When it opened on the edge of the Forbidden City in 1996, the original Courtyard restaurant was a benchmark for Beijing eats: the first fine-dining destination outside of a hotel. It was a big deal. Beijing has the most millionaires of any city in China, and the French-food venue filled a remarkable gap in fine cuisine. But little of that first Courtyard remains in its newest incarnation; chef and owner Brian McKenna has thrown out pretty much all of what went before, and created a new restaurant in his own image.
The main dining area now has just nine tables, and almost as many servers standing at attention to provide for them. The gently spot-lit tables are set well apart from each other, creating an intimacy broken only when servers politely proclaim what is arriving next. At least they know; those on reception are less clued up. When we called, shortly after the restaurant came out of soft launch, to establish whether it had a full à la carte menu, we were told one would begin ‘next Monday’. We subsequently arrived to find only a six-course tasting menu (588RMB). One month later we asked again. The reply? Still ‘next Monday’. And yet, on our next visit, only that same tasting menu was available. Our beer columnist had similar problems finding out whether the house beer (80RMB) was or wasn’t on tap. So we sat down to try the set menu – à la carte prices had still not been confirmed at time of going to print – and found it to be just as much of a ‘Look what I can do!’ showcase as a meal.
Through the (now-closed) Blu Lobster and, later, ROOMbeijing
, Brian McKenna established himself as a Beijing fine-dining fixture, making his food part of the capital’s mix. And now that he’s been established, The Courtyard is his way to peacock around. This becomes immediately obvious when the amuse bouches
arrive: a mild leek-and-coconut soup in a test tube, and a delectable oyster in a lime rind full of fizzing, crackling pop rocks are two highlights. Likewise the house-made butter and loaf of freshly baked sourdough. Sourdough! Hardly anywhere else has sourdough, and many a Chinese customer didn’t touch it. But it’s clear that McKenna isn’t really making food for them, or for anyone else; he’s invested millions in the restaurant and that means he’ll do things his
way, with his
menu and his
food. The place is named after him for a reason.
This might rub some up the wrong way, but McKenna at least has the culinary chops to put his money where his mouth is (and vice versa). His ‘garden salad’, which arrives in a clear plastic cube and resembles a miniature garden, seems like a food wonder on first glance: a smattering of seasonal vegetables (including, on our visit, radishes and miniature carrots), and potatoes that look like rocks, ‘soil’ composed of various ingredients, a cube of dried olive salad dressing, an egg poached at exactly 60°C, and cutlery in the form of a mini rake and hoe. Unfortunately, it’s been done before – most notably when it was popularised by molecular gastronomist Heston Blumenthal – and the silver potato ‘pebbles’ were originally from the Spanish molecular gastronomy restaurant Mugaritz. This last point is acknowledged on the menu. Then again, so what? It’s not necessary for everything to be completely original in order to enjoy it, only for it to be good. Sadly, the salad itself was paltry, and the egg overwhelmed many of the other flavours, which could have used something a little bit more substantial to bring balance.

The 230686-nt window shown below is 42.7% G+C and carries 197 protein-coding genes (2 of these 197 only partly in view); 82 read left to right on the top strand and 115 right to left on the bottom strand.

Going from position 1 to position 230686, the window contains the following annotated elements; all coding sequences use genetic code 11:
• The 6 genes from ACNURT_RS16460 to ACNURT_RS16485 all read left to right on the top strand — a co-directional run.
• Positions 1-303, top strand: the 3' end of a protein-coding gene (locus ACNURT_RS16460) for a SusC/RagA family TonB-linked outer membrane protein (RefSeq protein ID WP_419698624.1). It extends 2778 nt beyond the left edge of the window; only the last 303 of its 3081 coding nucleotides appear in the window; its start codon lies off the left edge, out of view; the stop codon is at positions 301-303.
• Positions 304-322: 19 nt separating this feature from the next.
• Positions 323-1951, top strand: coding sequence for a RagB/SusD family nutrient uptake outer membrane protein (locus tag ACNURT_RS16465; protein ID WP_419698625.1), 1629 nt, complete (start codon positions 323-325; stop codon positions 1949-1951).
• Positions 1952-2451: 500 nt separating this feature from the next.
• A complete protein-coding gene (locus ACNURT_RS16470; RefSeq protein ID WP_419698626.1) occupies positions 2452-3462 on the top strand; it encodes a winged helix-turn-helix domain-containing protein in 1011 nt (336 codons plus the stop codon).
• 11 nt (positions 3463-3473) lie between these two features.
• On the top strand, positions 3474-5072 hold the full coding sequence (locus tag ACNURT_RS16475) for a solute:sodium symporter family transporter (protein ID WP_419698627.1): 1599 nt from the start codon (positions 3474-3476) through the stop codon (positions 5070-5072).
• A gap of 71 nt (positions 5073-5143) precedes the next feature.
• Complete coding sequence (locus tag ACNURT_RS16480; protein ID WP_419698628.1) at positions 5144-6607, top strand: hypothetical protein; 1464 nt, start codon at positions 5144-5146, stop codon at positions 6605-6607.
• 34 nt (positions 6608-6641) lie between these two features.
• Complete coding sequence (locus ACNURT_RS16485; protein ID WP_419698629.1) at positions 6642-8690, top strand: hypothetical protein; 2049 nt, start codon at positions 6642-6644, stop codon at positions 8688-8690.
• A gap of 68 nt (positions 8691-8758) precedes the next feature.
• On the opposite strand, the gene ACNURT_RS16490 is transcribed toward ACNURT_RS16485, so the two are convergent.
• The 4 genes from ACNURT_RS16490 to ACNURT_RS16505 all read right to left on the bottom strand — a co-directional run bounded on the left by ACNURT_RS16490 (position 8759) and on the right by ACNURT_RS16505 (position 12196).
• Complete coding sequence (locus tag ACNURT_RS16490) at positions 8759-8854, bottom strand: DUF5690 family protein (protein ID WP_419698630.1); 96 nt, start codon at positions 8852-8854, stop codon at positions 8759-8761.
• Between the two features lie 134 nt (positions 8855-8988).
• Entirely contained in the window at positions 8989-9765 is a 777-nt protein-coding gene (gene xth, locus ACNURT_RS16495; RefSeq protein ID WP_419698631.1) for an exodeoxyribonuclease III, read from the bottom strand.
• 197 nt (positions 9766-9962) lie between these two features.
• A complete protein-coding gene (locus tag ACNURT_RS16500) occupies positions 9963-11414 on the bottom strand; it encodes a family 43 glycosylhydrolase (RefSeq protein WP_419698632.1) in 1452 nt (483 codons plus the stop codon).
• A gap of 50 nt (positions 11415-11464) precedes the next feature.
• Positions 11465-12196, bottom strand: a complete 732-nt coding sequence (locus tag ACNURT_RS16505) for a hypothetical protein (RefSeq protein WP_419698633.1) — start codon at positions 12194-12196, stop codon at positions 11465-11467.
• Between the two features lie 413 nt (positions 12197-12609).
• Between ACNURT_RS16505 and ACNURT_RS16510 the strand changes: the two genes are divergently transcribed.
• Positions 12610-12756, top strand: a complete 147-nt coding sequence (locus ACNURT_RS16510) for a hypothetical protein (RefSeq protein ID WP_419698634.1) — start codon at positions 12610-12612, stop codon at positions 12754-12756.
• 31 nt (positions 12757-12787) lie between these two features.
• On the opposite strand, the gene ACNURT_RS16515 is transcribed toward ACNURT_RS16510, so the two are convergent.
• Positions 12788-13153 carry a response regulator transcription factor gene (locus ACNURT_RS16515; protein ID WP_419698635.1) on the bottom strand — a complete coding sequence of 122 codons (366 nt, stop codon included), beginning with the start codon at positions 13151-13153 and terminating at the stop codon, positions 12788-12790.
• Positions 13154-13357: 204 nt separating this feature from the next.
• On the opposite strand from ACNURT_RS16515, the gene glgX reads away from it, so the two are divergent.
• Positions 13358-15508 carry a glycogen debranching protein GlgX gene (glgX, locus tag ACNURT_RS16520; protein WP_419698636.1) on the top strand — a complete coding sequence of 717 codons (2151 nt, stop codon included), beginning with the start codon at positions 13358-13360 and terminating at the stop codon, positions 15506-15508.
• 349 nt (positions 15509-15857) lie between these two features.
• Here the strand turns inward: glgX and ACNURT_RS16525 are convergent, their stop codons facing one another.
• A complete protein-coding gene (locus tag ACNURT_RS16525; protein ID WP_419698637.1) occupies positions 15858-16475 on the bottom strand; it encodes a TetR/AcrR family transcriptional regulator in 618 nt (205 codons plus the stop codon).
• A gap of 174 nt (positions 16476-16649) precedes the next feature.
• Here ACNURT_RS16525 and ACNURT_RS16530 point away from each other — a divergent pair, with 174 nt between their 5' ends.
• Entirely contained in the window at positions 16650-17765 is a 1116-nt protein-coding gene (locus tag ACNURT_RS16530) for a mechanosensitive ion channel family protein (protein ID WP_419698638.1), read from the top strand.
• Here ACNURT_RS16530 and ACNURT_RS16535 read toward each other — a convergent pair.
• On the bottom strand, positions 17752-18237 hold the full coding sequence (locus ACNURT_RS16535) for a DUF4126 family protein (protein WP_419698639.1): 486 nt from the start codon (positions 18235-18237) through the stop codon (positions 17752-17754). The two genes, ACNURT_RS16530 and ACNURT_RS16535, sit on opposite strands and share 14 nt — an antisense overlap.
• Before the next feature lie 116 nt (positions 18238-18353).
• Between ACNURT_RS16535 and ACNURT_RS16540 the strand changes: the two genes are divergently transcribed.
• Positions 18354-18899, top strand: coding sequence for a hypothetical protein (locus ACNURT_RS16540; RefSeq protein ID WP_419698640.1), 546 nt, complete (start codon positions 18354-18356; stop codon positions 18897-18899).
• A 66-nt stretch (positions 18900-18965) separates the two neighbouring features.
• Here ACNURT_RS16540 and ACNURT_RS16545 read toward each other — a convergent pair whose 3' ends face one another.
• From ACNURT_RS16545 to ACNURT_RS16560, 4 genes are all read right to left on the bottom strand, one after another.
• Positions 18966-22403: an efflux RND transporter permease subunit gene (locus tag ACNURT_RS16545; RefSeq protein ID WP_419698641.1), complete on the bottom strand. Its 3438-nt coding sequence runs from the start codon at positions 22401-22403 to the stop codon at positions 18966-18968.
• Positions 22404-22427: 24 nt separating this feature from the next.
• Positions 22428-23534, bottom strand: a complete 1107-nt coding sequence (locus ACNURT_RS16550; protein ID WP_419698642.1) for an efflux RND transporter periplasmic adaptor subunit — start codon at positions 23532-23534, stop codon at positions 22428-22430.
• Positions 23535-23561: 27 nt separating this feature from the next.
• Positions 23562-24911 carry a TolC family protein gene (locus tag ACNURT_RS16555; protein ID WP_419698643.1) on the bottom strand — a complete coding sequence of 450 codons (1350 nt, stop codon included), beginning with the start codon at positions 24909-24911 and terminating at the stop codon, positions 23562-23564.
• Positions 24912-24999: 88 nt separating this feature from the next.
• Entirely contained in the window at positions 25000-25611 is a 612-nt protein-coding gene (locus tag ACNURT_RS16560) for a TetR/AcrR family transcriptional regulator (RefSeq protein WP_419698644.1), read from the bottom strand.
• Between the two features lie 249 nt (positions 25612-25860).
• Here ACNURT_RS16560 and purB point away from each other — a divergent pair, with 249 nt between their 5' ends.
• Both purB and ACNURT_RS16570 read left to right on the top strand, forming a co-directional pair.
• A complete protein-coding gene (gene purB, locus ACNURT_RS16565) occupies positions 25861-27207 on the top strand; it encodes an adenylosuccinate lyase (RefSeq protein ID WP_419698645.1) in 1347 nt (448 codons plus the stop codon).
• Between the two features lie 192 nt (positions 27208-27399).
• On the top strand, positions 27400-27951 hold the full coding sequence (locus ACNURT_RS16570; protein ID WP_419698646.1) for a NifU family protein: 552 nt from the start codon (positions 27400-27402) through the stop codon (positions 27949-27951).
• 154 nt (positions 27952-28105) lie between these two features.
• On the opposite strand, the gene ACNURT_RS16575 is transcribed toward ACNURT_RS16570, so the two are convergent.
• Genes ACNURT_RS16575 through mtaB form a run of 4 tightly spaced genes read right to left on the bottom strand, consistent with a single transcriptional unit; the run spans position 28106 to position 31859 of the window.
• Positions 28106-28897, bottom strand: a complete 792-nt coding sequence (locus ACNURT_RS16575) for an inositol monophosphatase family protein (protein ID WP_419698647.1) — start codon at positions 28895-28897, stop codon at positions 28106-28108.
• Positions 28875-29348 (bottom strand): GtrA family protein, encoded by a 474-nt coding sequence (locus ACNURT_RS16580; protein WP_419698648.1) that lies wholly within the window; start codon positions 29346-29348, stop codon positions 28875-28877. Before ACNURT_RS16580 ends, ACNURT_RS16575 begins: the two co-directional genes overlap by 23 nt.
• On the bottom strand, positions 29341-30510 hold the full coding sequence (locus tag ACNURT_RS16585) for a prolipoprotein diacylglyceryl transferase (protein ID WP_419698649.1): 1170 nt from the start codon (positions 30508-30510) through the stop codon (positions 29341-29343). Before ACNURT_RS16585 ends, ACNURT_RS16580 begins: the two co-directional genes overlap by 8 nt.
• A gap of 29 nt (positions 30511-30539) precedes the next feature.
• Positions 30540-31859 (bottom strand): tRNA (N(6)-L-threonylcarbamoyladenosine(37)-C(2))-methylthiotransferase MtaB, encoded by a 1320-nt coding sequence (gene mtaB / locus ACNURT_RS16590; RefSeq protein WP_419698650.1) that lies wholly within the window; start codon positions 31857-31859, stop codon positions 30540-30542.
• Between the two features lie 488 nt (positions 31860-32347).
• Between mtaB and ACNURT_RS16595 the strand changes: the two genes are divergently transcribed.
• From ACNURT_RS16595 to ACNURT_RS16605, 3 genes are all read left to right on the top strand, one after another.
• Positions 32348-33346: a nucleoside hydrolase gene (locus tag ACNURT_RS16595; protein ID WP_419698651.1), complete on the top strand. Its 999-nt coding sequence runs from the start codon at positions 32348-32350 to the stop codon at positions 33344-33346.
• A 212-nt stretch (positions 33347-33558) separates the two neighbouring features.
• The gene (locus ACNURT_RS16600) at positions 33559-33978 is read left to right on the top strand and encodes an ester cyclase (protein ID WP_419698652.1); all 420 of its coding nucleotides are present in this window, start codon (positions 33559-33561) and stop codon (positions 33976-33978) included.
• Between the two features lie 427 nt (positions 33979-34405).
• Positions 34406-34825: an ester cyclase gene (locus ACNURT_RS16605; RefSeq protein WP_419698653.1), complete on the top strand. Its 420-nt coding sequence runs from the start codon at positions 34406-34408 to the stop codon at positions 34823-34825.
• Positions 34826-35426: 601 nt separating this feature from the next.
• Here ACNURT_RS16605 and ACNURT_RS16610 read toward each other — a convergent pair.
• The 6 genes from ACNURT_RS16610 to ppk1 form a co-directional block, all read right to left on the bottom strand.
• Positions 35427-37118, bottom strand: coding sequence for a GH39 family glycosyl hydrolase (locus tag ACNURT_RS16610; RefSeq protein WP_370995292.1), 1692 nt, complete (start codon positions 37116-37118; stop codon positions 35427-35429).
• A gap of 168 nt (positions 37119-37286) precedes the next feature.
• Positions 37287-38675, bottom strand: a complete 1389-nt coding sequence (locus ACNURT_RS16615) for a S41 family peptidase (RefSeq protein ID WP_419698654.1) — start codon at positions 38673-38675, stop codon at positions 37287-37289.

The menu is relentlessly playful. Brought over from his days at ROOMbeijing, McKenna’s fiery, flavourful risotto is a high point: a thick portion of chilli-accentuated rice, tempered by a dollop of smooth avocado ice cream that cools and enlivens the dish. Elsewhere, one perfect scallop is paired with cauliflower served four different ways – as couscous, tempura, carpaccio and purée – all paired with textured, crunchy Moroccan sugar. A medallion of silky, grilled foie gras paired with apple chutney upstages the slippery, bland salmon, which would have been vastly improved with a little texture – a crispy surface would have gone a long way. That’s followed up with a substantial portion of through-and-through succulent tenderloin, served up next to a hollowed bone packed with more juicy meat.
McKenna’s signature dessert is a chocolate Terracotta Warrior with an orange-sauce interior, poking out from a pile of chocolate-crumb ‘soil’ under which is buried five more types of mandarin-flavoured sweetness. The stiff, but otherwise fine, chocolate is impossible to cut, so smashing him open is your only choice, though sifting through the chocolate soil looking for tasty bits of sorbet and jelly is fun.
The cocktail list served up in the basement bar (which also has a smoking room and cigars for sale; prices tbc), is similarly whimsical, with a drink for each animal of the Chinese zodiac. The ‘rooster’ is bitter and harsh, a strange mix of champagne and thick Guinness, while the tart ‘horse’ is more refreshing and potently sippable; both are fun to imbibe while looking out through the window at the Forbidden City’s moat, which lies at eye level from the room.
While not all of the dishes here are perfect – and the lack of organisation we encountered with regard to the permanent menu and microbrewed beer was jaw-dropping – there really isn’t anything like Brian McKenna’s imagination in Beijing right now. At the very least, it’s finally okay to play with your food – and that’s true for both you and your chef.